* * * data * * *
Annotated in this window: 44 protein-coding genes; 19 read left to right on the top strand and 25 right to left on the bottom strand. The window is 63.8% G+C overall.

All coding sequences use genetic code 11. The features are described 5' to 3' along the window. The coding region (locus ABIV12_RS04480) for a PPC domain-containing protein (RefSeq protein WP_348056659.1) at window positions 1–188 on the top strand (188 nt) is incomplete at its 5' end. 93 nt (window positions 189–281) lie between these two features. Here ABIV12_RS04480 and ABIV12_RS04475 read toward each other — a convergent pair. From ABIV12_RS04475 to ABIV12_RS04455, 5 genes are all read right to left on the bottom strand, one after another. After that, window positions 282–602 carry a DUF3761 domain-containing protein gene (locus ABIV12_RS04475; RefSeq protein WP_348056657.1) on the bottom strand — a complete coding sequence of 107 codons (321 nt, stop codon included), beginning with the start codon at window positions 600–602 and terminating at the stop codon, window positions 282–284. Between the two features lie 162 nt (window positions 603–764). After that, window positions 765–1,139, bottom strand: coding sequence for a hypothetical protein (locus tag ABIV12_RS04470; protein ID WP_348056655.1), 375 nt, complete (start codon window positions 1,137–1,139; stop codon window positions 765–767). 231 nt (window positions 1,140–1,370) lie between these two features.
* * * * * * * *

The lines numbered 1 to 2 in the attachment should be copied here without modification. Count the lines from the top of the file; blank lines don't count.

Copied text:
Annotated in this window: 44 protein-coding genes; 19 read left to right on the top strand and 25 right to left on the bottom strand. The window is 63.8% G+C overall.

All coding sequences use genetic code 11. The features are described 5' to 3' along the window. The coding region (locus ABIV12_RS04480) for a PPC domain-containing protein (RefSeq protein WP_348056659.1) at window positions 1–188 on the top strand (188 nt) is incomplete at its 5' end. 93 nt (window positions 189–281) lie between these two features. Here ABIV12_RS04480 and ABIV12_RS04475 read toward each other — a convergent pair. From ABIV12_RS04475 to ABIV12_RS04455, 5 genes are all read right to left on the bottom strand, one after another. After that, window positions 282–602 carry a DUF3761 domain-containing protein gene (locus ABIV12_RS04475; RefSeq protein WP_348056657.1) on the bottom strand — a complete coding sequence of 107 codons (321 nt, stop codon included), beginning with the start codon at window positions 600–602 and terminating at the stop codon, window positions 282–284. Between the two features lie 162 nt (window positions 603–764). After that, window positions 765–1,139, bottom strand: coding sequence for a hypothetical protein (locus tag ABIV12_RS04470; protein ID WP_348056655.1), 375 nt, complete (start codon window positions 1,137–1,139; stop codon window positions 765–767). 231 nt (window positions 1,140–1,370) lie between these two features.